June 29, 2012 > New Haven District announces adjustment to school start times
New Haven District announces adjustment to school start times
Submitted By Rick La Plante
In an effort to help alleviate increased traffic on city streets since state budget cuts forced the gradual elimination of bus transportation for students, the New Haven Unified School District will make a slight adjustment to school start times for the 2012-13 school year.
Elementary students still will begin school at 8 a.m.; however, James Logan High students will start five minutes later, at 8:20 a.m. (instead of 8:15), and middle school students will start 10 minutes later, at 8:40 a.m. (instead of 8:30). The changes will give parents who have children at more than one school 20 minutes to get from site to site, instead of 15.
Elementary students still will be dismissed at 2:05 p.m., middle school students at 2:55 p.m. and Logan students at 3:25 p.m.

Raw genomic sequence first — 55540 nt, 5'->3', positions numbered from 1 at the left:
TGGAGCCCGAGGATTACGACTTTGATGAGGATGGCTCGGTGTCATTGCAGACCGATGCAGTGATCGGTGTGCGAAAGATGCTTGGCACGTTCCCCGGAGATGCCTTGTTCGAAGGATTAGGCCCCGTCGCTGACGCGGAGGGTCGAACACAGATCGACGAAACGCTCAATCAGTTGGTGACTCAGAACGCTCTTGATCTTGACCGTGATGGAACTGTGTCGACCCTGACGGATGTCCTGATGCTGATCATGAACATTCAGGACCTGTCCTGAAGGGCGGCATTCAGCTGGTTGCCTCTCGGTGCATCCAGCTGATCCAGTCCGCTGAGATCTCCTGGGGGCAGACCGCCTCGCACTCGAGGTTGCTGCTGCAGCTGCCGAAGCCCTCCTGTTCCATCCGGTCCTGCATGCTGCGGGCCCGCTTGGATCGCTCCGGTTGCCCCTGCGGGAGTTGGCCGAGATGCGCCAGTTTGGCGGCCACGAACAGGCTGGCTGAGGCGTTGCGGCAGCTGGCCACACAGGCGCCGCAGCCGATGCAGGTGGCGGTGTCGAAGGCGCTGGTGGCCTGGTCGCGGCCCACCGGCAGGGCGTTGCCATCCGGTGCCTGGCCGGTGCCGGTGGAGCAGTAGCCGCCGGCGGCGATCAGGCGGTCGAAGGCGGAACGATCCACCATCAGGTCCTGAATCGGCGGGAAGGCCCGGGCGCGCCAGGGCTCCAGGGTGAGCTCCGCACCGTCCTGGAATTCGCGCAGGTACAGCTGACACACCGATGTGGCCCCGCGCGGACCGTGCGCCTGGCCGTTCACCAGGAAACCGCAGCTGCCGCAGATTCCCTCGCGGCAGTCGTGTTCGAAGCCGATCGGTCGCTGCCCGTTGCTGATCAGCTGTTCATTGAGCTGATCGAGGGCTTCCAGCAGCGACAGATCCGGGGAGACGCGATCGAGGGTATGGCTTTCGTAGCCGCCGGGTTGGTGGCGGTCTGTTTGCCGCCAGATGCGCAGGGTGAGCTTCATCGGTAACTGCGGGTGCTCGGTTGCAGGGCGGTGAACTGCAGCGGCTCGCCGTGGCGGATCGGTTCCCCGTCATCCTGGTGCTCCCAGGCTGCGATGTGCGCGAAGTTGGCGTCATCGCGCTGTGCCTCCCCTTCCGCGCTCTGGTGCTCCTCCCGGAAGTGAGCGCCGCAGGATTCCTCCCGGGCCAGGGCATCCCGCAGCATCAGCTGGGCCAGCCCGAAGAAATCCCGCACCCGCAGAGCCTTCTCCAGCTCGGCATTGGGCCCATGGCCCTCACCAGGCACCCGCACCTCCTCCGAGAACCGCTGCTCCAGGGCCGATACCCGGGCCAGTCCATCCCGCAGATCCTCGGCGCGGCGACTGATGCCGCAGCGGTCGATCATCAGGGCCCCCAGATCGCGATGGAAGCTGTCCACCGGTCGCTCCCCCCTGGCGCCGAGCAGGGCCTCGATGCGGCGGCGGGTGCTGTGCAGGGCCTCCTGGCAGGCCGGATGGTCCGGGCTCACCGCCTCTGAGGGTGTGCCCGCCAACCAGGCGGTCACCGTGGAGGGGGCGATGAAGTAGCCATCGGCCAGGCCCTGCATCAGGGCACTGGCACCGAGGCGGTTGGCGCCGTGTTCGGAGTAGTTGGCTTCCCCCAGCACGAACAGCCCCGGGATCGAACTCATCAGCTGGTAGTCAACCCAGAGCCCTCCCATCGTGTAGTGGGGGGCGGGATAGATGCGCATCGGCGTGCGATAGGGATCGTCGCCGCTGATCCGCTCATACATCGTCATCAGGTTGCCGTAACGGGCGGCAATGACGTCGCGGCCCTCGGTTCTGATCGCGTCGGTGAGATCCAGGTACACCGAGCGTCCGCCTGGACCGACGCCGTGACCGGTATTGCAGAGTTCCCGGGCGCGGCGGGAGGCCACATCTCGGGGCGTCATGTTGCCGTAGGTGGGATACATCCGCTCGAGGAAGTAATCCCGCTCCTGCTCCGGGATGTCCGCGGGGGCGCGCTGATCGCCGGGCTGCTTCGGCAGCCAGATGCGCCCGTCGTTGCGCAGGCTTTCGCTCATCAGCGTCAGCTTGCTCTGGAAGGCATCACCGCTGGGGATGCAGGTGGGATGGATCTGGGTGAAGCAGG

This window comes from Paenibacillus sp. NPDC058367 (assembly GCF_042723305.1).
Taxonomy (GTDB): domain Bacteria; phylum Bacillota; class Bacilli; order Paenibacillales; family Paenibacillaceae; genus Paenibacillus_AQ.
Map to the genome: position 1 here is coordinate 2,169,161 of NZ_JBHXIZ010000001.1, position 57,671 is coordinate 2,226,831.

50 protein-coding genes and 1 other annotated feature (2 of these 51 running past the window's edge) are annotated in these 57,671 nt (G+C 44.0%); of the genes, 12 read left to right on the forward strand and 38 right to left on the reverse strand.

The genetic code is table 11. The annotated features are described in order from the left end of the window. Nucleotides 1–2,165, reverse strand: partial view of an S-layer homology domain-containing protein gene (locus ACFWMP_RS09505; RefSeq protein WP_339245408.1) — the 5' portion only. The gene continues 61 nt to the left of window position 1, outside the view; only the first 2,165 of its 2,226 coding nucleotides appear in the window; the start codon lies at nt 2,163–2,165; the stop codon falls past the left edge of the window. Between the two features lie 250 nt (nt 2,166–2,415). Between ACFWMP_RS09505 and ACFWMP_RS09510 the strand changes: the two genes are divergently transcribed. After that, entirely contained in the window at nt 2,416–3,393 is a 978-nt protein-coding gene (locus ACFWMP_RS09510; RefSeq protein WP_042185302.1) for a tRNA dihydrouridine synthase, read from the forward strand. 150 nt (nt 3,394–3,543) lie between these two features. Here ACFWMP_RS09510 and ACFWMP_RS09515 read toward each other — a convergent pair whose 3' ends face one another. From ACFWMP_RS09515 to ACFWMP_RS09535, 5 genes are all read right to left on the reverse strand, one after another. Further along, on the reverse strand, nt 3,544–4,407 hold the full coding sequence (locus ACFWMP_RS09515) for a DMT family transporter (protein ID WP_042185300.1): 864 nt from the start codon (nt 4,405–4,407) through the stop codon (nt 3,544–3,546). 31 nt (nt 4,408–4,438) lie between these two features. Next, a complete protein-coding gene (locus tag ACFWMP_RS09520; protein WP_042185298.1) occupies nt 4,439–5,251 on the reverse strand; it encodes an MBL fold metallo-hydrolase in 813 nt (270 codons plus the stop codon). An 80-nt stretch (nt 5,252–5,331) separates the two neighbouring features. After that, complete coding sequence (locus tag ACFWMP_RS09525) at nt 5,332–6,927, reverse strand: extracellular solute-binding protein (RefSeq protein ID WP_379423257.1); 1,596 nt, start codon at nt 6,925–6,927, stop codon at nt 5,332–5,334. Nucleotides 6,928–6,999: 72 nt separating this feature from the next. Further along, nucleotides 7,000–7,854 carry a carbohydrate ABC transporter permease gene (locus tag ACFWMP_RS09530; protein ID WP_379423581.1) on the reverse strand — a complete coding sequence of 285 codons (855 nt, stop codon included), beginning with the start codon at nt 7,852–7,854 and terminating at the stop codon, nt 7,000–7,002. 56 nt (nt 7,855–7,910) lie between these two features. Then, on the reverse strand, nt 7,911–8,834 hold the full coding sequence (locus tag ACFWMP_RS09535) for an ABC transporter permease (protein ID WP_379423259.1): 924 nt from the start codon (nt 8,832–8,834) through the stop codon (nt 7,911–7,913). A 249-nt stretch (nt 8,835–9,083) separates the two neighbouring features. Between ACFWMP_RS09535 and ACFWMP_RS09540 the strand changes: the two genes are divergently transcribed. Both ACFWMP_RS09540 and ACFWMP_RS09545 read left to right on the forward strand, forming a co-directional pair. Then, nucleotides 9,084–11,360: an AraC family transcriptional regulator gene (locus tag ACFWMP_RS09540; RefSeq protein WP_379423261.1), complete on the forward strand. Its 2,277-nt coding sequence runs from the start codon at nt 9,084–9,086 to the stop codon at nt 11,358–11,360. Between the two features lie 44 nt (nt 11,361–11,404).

"We considered several scenarios and asked parents and our employees for their feedback, and the adjustments we've made are the ones that folks seem to agree will cause the least disruption and still enable us to accomplish our goal, giving parents and extra five minutes to get from school to school," Superintendent Kari McVeigh said.
Nearly 220 parents responded to a District request to provide online comments and suggestions on school start times, as well as feedback on four possible scenarios. Of the nearly 200 parents who expressed a preference for one of the scenarios, a clear plurality of 44.4 percent, selected the model calling for elementary schools to start first, followed by Logan, then the middle schools. The second-most popular option (Logan/middle schools/elementary schools) was selected by 26.3 percent of the respondents. The third-most popular scenario (middle schools/Logan/elementary schools) was selected by 22.7 percent, and the fourth-most popular option (Logan/elementary schools/middle schools) was selected by 6.6 percent.
"Obviously, starting times that work well for some parents don't work as well for others," Superintendent McVeigh said. "Our goal was to adopt a plan that seems to work best for most."